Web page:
Rewind: We versus they
But the visuals of MNS workers thrashing unsuspecting taxi drivers and vendors make them look like Shiv Sainiks, reports Sweta Ramanujan-Dixit.Updated: Feb 05, 2008 02:26 IST
Two years after it was formed, the Maharashtra Navnirman Sena hit headlines.
But the visuals of MNS workers thrashing unsuspecting taxi drivers and vendors made them look like Shiv Sainiks.
After all, Raj Thackeray’s men were doing what the Sena was once notorious for. While Thackeray’s former party has decided to change its strategy, let the “outsiders” be and move on to issues larger issues like farmers’ suicides, Thackeray is going back to the Marathi manoos.
Sociologist Nandini Sardesai believes there is no rationale for such events. “These things happen at a very emotional level. It goes against the ethos of the city but the easiest way to arouse people’s emotions is to provoke them on the basis or caste, religion or language,” said Sardesai.
This is a typical ‘we versus they’ situation, she said. “The ‘they’ keeps on changing depending on the political compulsions of that time.”
The Sena’s changed ways — the party wants to go beyond its traditional Maharashtrian vote bank and hence wooing North Indians — have given Thackeray a chance to make a bid for its traditional voter base. And Thackeray, hoping to divert the Marathi manoos to his party, has jumped in to occupy that space.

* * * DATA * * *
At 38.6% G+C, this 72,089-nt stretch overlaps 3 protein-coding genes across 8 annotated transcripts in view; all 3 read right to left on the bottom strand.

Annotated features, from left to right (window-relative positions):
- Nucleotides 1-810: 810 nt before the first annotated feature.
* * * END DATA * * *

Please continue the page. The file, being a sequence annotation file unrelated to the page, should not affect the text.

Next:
“The Sena is focusing on developmental issues while Raj is trying to take over the old moral of the Sena, which is Mumbai for Maharashtrians,” said B. Venkatesh Kumar, political scientist at the Rajiv Gandhi Centre for Contemporary Studies, University of Mumbai. “He is an intelligent politician and with polls around he is trying to send messages. But how much of this positioning will help him is unclear.”
Thackeray, with his mannerisms and wit, was always looked at as the natural heir to uncle Bal Thackeray. But his differences with eventual heir Uddhav led him to walk out of the party taking with him a chunk of Sainiks, unhappy with the party’s changing corporatised image. “There was a lot of talk when he (Thackeray) moved out about the MNS being the actual Sena because people thought the Sena was having an identity crisis,” said Kumar. “People thought that after Bal Thackeray, Raj would become the actual torchbearer of Sena values.”
But the MNS did not make the kind of impact expected except win a few seats in the corporation elections last year. The Sena continued to dominate Mumbai’s political scene.
Proving the predictions wrong, the Sena under Uddhav Thackeray succeeded in retaining power in cash-rich Brihanmumbai Municipal Corporation although bigwigs like Raj Thackeray and Narayan Rane quit the party.
Fired by its victory in the civic polls, the Sena is now gearing up for the 2009 assembly elections. The party does not want to lose votes of non-Maharashtrians who do not see the party as an enemy. Little wonder, it went all out to woo the same community it targeted during railway recruitment board exams at Kalyan a few years ago.
While this, and incidents like the murder of a Sena shakha pramukh allegedly by North Indians in neighbouring Thane district’s Wada, left lower rung Sainiks unhappy, it also put the Mumbai for Maharahstrians motto up for grabs.
“Raj is probably looking at snatching the space and telling Maharashtrians that the Sena has moved but he is there for them,” said Kumar.